Questions of contextual design become fundamentally different when an architect is designing in nature, as opposed to an urban or even a suburban or semi-rural environment. What are appropriate stylistic, color and material choices to suit a given setting and how does one make a structure sustainable and unique and but also something that reflects its surroundings and responds to environmental conditions?
This award-winning desert house by by OSKA works with the issues of site, context and livability at a number of scales and in a variety of ways. From a distance, the house reflects the slopes, curves and colors of the rolling hills around it. Up close, the sharp angles cast strong shadows but the modern lines are softened by the use of a natural made-to-weather set of concrete and steel materials.
All of these moves are more than mere design affectations – the large overhangs are essential to keeping the modern rustic house cool in this desert-like environment by providing shade by also channeling the winds that come up over the hillside in order to naturally ventilate the home. The heavy-duty materials are intentionally burn-resisent because the area is prone to forest and brush fires.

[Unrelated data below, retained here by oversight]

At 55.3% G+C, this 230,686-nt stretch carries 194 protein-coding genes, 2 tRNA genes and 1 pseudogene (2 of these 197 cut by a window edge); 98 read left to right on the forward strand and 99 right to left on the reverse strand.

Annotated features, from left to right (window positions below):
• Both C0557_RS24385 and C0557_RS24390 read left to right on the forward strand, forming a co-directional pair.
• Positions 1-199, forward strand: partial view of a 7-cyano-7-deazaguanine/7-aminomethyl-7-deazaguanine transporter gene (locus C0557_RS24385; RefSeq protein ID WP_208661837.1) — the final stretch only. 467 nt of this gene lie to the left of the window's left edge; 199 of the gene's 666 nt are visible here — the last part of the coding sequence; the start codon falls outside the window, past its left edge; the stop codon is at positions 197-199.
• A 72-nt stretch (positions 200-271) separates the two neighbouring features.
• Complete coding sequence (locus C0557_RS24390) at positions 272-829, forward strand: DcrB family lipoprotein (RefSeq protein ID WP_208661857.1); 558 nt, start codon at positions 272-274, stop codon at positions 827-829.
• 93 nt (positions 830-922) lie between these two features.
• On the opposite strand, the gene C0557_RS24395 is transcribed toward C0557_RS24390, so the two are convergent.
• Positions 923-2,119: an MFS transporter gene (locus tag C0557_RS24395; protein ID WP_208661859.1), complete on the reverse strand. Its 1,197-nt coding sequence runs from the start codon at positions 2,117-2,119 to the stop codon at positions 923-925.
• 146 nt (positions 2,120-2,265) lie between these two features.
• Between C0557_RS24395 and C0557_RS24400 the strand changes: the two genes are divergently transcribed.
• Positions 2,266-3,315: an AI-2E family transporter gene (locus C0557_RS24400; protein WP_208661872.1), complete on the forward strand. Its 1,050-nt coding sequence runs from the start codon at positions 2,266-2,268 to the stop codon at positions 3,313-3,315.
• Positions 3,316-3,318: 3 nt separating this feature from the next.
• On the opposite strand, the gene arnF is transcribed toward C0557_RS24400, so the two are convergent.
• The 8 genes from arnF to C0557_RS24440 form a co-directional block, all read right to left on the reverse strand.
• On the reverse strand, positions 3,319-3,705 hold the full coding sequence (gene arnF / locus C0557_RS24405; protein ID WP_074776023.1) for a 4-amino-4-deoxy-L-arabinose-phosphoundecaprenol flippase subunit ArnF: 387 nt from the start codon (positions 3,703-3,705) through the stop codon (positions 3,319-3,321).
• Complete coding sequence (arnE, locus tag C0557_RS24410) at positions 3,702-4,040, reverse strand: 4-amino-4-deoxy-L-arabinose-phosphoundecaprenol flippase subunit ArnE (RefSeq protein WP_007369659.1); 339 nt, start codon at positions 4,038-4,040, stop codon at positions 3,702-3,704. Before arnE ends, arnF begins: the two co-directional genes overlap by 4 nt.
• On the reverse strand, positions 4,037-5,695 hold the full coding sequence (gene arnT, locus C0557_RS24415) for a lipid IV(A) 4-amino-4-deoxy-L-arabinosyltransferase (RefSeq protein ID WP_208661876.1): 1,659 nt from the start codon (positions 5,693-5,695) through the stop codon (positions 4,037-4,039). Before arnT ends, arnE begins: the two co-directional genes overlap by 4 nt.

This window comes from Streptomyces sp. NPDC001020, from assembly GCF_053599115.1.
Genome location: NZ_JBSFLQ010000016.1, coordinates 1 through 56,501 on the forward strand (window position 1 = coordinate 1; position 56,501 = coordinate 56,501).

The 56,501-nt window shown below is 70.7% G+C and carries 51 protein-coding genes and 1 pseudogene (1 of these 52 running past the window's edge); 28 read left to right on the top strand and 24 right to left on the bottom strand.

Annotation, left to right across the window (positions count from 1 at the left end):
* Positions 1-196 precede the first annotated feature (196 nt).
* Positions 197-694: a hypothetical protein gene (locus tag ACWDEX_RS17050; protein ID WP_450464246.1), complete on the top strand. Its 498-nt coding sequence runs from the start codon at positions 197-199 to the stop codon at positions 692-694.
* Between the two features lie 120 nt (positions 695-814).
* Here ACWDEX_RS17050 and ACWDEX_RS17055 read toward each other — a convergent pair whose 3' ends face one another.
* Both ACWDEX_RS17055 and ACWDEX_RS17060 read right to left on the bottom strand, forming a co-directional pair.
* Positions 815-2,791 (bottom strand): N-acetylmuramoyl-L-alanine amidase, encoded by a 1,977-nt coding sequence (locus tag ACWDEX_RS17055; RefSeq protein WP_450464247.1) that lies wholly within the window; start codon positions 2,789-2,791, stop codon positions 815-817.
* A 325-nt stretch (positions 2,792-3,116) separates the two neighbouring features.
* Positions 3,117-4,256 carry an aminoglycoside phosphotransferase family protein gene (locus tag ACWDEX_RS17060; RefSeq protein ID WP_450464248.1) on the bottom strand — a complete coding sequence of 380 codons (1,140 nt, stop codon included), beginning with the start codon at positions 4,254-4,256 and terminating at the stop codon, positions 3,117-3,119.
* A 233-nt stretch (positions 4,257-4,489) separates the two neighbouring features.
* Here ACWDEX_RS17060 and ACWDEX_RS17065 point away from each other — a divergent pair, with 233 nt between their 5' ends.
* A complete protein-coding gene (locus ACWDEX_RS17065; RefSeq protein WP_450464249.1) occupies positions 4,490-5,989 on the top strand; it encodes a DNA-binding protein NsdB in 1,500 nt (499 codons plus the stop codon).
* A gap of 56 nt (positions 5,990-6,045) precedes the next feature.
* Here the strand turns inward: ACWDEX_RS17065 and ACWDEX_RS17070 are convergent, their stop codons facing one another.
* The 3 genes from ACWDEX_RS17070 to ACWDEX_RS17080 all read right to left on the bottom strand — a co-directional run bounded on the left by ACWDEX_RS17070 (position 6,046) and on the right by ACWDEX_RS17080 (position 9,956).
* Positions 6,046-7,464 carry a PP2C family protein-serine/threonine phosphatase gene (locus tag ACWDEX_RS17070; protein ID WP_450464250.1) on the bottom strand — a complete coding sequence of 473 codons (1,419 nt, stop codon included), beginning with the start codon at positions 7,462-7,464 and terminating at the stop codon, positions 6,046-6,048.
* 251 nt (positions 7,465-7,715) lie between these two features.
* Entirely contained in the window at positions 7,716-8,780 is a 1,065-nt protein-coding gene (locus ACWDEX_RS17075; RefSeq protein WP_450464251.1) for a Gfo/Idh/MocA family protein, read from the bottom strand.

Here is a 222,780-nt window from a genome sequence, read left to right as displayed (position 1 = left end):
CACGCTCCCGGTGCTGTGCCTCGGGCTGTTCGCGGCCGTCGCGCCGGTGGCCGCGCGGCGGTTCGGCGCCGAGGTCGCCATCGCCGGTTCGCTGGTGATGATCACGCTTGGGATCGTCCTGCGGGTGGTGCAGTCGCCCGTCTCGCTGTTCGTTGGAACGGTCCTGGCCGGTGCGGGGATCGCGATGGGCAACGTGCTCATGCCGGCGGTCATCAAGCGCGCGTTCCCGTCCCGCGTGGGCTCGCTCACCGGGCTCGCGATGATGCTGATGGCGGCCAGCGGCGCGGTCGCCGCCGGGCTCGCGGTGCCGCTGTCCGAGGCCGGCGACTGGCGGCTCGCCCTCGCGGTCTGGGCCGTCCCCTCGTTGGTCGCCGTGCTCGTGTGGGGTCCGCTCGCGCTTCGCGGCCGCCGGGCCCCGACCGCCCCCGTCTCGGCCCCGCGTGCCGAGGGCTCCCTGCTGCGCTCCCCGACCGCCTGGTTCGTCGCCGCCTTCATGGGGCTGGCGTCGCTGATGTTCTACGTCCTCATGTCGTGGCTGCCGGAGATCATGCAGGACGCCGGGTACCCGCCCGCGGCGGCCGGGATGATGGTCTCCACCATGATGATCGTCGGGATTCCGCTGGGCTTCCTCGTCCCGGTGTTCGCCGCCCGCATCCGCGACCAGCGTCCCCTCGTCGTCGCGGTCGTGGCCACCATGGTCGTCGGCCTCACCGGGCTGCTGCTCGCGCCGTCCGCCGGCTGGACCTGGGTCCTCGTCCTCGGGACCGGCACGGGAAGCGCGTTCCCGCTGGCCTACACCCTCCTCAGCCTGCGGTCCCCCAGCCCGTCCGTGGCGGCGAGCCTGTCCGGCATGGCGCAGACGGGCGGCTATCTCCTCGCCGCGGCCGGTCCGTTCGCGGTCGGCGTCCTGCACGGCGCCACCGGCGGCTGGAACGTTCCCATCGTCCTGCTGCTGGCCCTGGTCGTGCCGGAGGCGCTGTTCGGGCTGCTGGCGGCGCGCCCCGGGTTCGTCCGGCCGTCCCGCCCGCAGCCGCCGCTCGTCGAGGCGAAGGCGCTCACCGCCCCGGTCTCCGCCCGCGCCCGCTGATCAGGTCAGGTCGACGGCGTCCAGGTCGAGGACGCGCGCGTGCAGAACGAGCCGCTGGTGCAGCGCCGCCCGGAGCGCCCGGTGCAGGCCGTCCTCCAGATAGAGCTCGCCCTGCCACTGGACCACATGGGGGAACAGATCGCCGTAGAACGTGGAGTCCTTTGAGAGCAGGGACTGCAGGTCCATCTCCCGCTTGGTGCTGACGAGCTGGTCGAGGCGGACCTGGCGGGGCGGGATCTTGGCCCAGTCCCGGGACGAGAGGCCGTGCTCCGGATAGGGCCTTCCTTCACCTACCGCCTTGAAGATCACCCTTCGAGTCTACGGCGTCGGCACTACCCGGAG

Led by Tom Kundig of Olson Sundberg Kundig Allen Architects, “Montecito Residence” is a singular exercise in balancing geometric built forms with natural settings.
Here’s what the architects have to say about this striking project:
“Montecito Residence is a single-family home set in the fire-prone Toro Canyon. The owners wanted a house that minimized its use of scarce natural resources and recognized the challenging environmental conditions of the area. The design solution is a house that functions as an umbrella to shield the house from the sun and allows naturally cool offshore breezes to move through the space. The house is made of simple, fire resistant materials. Steel will be allowed to oxidize and concrete will be toned to allow the house to blend into the landscape.”